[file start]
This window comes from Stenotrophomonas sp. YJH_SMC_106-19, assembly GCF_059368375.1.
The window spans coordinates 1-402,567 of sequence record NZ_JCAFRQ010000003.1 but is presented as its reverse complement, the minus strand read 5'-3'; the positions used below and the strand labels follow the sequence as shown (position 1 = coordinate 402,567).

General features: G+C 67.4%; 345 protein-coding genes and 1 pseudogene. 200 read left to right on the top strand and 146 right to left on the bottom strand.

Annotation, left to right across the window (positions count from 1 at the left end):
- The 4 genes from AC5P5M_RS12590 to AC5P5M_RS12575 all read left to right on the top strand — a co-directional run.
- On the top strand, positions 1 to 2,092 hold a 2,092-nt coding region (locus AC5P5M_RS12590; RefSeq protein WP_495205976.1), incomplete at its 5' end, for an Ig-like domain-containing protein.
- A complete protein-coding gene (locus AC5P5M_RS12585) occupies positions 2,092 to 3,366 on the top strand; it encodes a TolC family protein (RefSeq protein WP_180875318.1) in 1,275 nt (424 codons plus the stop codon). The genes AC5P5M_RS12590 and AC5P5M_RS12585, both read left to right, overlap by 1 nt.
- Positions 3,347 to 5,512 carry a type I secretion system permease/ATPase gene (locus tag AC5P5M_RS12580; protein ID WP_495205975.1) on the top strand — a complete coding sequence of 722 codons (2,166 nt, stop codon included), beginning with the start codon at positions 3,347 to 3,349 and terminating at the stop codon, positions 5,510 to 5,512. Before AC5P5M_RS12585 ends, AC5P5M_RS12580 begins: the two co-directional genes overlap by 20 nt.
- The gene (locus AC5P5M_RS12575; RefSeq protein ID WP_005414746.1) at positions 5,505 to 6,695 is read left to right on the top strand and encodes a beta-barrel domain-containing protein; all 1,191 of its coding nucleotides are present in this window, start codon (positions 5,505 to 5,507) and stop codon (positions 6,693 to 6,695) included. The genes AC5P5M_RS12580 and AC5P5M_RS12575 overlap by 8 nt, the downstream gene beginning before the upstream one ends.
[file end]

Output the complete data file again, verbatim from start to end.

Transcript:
This window comes from Stenotrophomonas sp. YJH_SMC_106-19, assembly GCF_059368375.1.
The window spans coordinates 1-402,567 of sequence record NZ_JCAFRQ010000003.1 but is presented as its reverse complement, the minus strand read 5'-3'; the positions used below and the strand labels follow the sequence as shown (position 1 = coordinate 402,567).

General features: G+C 67.4%; 345 protein-coding genes and 1 pseudogene. 200 read left to right on the top strand and 146 right to left on the bottom strand.

Annotation, left to right across the window (positions count from 1 at the left end):
- The 4 genes from AC5P5M_RS12590 to AC5P5M_RS12575 all read left to right on the top strand — a co-directional run.
- On the top strand, positions 1 to 2,092 hold a 2,092-nt coding region (locus AC5P5M_RS12590; RefSeq protein WP_495205976.1), incomplete at its 5' end, for an Ig-like domain-containing protein.
- A complete protein-coding gene (locus AC5P5M_RS12585) occupies positions 2,092 to 3,366 on the top strand; it encodes a TolC family protein (RefSeq protein WP_180875318.1) in 1,275 nt (424 codons plus the stop codon). The genes AC5P5M_RS12590 and AC5P5M_RS12585, both read left to right, overlap by 1 nt.
- Positions 3,347 to 5,512 carry a type I secretion system permease/ATPase gene (locus tag AC5P5M_RS12580; protein ID WP_495205975.1) on the top strand — a complete coding sequence of 722 codons (2,166 nt, stop codon included), beginning with the start codon at positions 3,347 to 3,349 and terminating at the stop codon, positions 5,510 to 5,512. Before AC5P5M_RS12585 ends, AC5P5M_RS12580 begins: the two co-directional genes overlap by 20 nt.
- The gene (locus AC5P5M_RS12575; RefSeq protein ID WP_005414746.1) at positions 5,505 to 6,695 is read left to right on the top strand and encodes a beta-barrel domain-containing protein; all 1,191 of its coding nucleotides are present in this window, start codon (positions 5,505 to 5,507) and stop codon (positions 6,693 to 6,695) included. The genes AC5P5M_RS12580 and AC5P5M_RS12575 overlap by 8 nt, the downstream gene beginning before the upstream one ends.